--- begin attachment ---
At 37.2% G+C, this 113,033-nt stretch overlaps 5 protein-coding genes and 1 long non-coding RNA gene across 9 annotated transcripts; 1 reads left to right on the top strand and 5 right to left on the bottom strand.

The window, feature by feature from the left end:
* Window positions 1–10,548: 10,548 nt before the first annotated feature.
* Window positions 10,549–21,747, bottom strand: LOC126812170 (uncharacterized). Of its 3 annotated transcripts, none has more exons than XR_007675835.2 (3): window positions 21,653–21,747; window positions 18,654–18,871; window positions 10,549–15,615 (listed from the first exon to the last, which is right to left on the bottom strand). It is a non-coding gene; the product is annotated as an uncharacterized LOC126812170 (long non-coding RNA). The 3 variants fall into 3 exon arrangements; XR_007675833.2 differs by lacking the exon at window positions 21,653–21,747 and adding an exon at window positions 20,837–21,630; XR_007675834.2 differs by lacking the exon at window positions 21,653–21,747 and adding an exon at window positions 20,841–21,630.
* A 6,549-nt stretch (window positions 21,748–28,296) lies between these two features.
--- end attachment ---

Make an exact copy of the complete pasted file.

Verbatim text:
At 37.2% G+C, this 113,033-nt stretch overlaps 5 protein-coding genes and 1 long non-coding RNA gene across 9 annotated transcripts; 1 reads left to right on the top strand and 5 right to left on the bottom strand.

The window, feature by feature from the left end:
* Window positions 1–10,548: 10,548 nt before the first annotated feature.
* Window positions 10,549–21,747, bottom strand: LOC126812170 (uncharacterized). Of its 3 annotated transcripts, none has more exons than XR_007675835.2 (3): window positions 21,653–21,747; window positions 18,654–18,871; window positions 10,549–15,615 (listed from the first exon to the last, which is right to left on the bottom strand). It is a non-coding gene; the product is annotated as an uncharacterized LOC126812170 (long non-coding RNA). The 3 variants fall into 3 exon arrangements; XR_007675833.2 differs by lacking the exon at window positions 21,653–21,747 and adding an exon at window positions 20,837–21,630; XR_007675834.2 differs by lacking the exon at window positions 21,653–21,747 and adding an exon at window positions 20,841–21,630.
* A 6,549-nt stretch (window positions 21,748–28,296) lies between these two features.